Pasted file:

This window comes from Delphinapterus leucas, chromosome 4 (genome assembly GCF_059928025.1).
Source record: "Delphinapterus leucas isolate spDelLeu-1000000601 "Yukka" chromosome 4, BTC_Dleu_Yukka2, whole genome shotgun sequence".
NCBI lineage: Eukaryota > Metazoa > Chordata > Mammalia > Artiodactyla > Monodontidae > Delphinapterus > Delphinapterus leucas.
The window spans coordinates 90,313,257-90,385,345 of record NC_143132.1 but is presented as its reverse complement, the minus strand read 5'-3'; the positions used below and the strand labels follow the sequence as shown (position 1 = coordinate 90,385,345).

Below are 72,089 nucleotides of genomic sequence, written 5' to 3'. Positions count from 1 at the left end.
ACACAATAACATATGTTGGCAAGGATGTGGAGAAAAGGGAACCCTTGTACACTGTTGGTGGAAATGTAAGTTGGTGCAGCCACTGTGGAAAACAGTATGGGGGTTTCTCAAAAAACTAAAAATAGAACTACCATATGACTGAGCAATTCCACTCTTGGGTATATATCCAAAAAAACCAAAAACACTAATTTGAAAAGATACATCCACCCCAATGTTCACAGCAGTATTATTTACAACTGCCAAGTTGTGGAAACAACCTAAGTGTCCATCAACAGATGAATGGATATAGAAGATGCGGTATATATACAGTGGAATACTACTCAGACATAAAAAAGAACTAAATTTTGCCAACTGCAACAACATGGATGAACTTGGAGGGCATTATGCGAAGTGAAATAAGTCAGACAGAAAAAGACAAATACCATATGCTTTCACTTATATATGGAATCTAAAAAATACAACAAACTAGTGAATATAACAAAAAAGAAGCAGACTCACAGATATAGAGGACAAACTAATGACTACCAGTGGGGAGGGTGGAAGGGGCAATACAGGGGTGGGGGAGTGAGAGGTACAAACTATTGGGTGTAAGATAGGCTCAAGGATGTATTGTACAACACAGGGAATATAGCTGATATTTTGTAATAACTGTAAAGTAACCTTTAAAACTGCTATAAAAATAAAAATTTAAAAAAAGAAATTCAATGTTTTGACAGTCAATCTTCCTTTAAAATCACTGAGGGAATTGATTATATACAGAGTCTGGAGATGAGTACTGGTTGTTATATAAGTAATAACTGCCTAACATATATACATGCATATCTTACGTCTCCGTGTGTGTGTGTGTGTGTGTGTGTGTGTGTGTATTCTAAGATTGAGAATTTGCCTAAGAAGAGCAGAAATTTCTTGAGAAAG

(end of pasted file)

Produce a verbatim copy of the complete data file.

This window comes from Delphinapterus leucas, chromosome 4 (genome assembly GCF_059928025.1).
Source record: "Delphinapterus leucas isolate spDelLeu-1000000601 "Yukka" chromosome 4, BTC_Dleu_Yukka2, whole genome shotgun sequence".
NCBI lineage: Eukaryota > Metazoa > Chordata > Mammalia > Artiodactyla > Monodontidae > Delphinapterus > Delphinapterus leucas.
The window spans coordinates 90,313,257-90,385,345 of record NC_143132.1 but is presented as its reverse complement, the minus strand read 5'-3'; the positions used below and the strand labels follow the sequence as shown (position 1 = coordinate 90,385,345).

Below are 72,089 nucleotides of genomic sequence, written 5' to 3'. Positions count from 1 at the left end.
ACACAATAACATATGTTGGCAAGGATGTGGAGAAAAGGGAACCCTTGTACACTGTTGGTGGAAATGTAAGTTGGTGCAGCCACTGTGGAAAACAGTATGGGGGTTTCTCAAAAAACTAAAAATAGAACTACCATATGACTGAGCAATTCCACTCTTGGGTATATATCCAAAAAAACCAAAAACACTAATTTGAAAAGATACATCCACCCCAATGTTCACAGCAGTATTATTTACAACTGCCAAGTTGTGGAAACAACCTAAGTGTCCATCAACAGATGAATGGATATAGAAGATGCGGTATATATACAGTGGAATACTACTCAGACATAAAAAAGAACTAAATTTTGCCAACTGCAACAACATGGATGAACTTGGAGGGCATTATGCGAAGTGAAATAAGTCAGACAGAAAAAGACAAATACCATATGCTTTCACTTATATATGGAATCTAAAAAATACAACAAACTAGTGAATATAACAAAAAAGAAGCAGACTCACAGATATAGAGGACAAACTAATGACTACCAGTGGGGAGGGTGGAAGGGGCAATACAGGGGTGGGGGAGTGAGAGGTACAAACTATTGGGTGTAAGATAGGCTCAAGGATGTATTGTACAACACAGGGAATATAGCTGATATTTTGTAATAACTGTAAAGTAACCTTTAAAACTGCTATAAAAATAAAAATTTAAAAAAAGAAATTCAATGTTTTGACAGTCAATCTTCCTTTAAAATCACTGAGGGAATTGATTATATACAGAGTCTGGAGATGAGTACTGGTTGTTATATAAGTAATAACTGCCTAACATATATACATGCATATCTTACGTCTCCGTGTGTGTGTGTGTGTGTGTGTGTGTGTGTGTATTCTAAGATTGAGAATTTGCCTAAGAAGAGCAGAAATTTCTTGAGAAAG